Tuesday, May 26, 2009

How to Dress for A Job Interview

There's a saying that "First Impression Last". The first impression you make on a potential employer is the most important one. Perfect grooming is your first assignment when you interview for a job, whether you want to be a CEO or an entry-level factory worker. The first judgment an interviewer makes is going to be based on how you look and what you are wearing. That's why it is important to dress professionally for a job interview, even if the work environment is casual. Remember, you are marketing a product - yourself - to a potential employer; so you must make every effort to have the proper dress for the type of job you are seeking. Will dressing properly get you the job? Of course not, but it will give you a competitive edge and a positive first impression.

But what is the appropriate way to dress for an interview? What should you be sure to do before walking into a situation where you'll be judged on how you look? Here are some practical things you can do to make your interviews run smoothl1. How to find out what is the dress code? If you know someone that works there, ask. If not, call the receptionist or secretary at the prospective employer's office for tips or check when you're there to pick up a job application.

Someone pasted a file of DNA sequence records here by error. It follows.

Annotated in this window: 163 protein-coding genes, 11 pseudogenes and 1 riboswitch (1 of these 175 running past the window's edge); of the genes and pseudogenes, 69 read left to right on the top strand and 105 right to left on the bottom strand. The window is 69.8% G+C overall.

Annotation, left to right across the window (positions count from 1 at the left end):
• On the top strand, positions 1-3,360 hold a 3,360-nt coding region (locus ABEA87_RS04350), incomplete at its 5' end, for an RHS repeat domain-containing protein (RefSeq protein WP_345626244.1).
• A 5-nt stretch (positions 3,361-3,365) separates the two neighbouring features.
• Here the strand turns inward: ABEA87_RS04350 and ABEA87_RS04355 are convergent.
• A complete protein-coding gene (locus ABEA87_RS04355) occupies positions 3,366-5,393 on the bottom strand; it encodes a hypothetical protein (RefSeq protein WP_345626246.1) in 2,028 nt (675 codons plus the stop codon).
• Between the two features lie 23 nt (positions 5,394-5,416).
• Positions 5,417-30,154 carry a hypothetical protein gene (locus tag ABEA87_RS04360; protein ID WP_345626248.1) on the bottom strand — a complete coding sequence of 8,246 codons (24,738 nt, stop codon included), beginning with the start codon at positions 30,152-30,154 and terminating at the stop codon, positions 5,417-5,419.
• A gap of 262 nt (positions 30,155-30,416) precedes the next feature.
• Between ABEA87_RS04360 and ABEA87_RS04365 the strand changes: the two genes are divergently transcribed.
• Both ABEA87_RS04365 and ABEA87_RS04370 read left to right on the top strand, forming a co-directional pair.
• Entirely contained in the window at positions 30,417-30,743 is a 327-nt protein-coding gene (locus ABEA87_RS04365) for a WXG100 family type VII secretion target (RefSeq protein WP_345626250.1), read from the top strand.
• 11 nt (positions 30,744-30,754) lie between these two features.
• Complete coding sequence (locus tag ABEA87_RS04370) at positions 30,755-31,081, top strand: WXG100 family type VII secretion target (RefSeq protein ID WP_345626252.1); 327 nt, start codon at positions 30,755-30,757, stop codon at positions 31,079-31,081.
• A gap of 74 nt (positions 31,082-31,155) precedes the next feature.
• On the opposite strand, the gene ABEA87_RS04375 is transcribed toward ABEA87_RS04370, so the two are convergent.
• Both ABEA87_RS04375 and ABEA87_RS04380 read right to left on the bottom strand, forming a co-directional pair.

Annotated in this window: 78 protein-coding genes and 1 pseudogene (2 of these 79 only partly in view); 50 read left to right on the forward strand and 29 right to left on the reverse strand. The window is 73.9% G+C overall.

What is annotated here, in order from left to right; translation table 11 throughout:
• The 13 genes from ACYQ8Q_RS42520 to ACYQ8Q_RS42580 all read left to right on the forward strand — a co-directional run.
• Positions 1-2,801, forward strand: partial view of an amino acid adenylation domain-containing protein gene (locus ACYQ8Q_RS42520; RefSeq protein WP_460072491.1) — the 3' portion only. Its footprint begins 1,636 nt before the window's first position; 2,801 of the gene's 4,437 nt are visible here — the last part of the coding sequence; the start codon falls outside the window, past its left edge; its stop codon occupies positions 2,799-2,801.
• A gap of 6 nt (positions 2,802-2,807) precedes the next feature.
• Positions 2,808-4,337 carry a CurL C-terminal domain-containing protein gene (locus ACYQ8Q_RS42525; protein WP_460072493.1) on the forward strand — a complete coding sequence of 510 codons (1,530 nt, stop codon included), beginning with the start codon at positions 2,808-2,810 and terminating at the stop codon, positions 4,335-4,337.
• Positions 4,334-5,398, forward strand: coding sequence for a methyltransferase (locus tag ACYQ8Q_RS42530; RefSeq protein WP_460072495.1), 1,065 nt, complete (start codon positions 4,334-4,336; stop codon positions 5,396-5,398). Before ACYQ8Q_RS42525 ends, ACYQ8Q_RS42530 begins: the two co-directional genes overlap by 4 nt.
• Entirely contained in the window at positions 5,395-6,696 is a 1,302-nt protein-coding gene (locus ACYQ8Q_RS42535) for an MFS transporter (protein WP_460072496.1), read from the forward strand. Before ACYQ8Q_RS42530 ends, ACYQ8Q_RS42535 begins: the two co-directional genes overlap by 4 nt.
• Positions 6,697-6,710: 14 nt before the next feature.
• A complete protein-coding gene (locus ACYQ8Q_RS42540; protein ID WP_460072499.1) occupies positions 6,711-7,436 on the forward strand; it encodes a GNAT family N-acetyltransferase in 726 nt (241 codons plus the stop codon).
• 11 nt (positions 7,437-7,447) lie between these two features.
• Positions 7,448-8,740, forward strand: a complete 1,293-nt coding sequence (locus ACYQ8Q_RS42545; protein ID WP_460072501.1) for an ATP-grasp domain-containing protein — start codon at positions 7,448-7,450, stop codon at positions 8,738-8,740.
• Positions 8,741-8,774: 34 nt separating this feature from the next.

2. Go for the more business-like attire. Avoid flashy colors, bold prints or clanking jewelry; don't look fussy.

3. Keep ralph lauren shirts to a modest length...just above the knee or longer. You want the employer to look at you, not your legs.

4. Choose between closed-toe shoes, pumps and loafers. If you are wearing a skirt, nylons are a must.

5. Jewelry should be kept to a minimum. Flashy pieces are fun, but are best saved for other days.

6. Fingernails should be cleaned and trimmed. Make sure your polish is fresh and free from chips.

7. Avoid miniskirts, tight sweaters, sloppy overalls and sandals with straps.

1 comment:

  1. The first sentence of this post is only seven words long and has a typo. I stopped reading right there. If you can not proof you work well enough to catch a blaring error in the opening sentence, why should anyone bother reading any further or take anything you write seriously?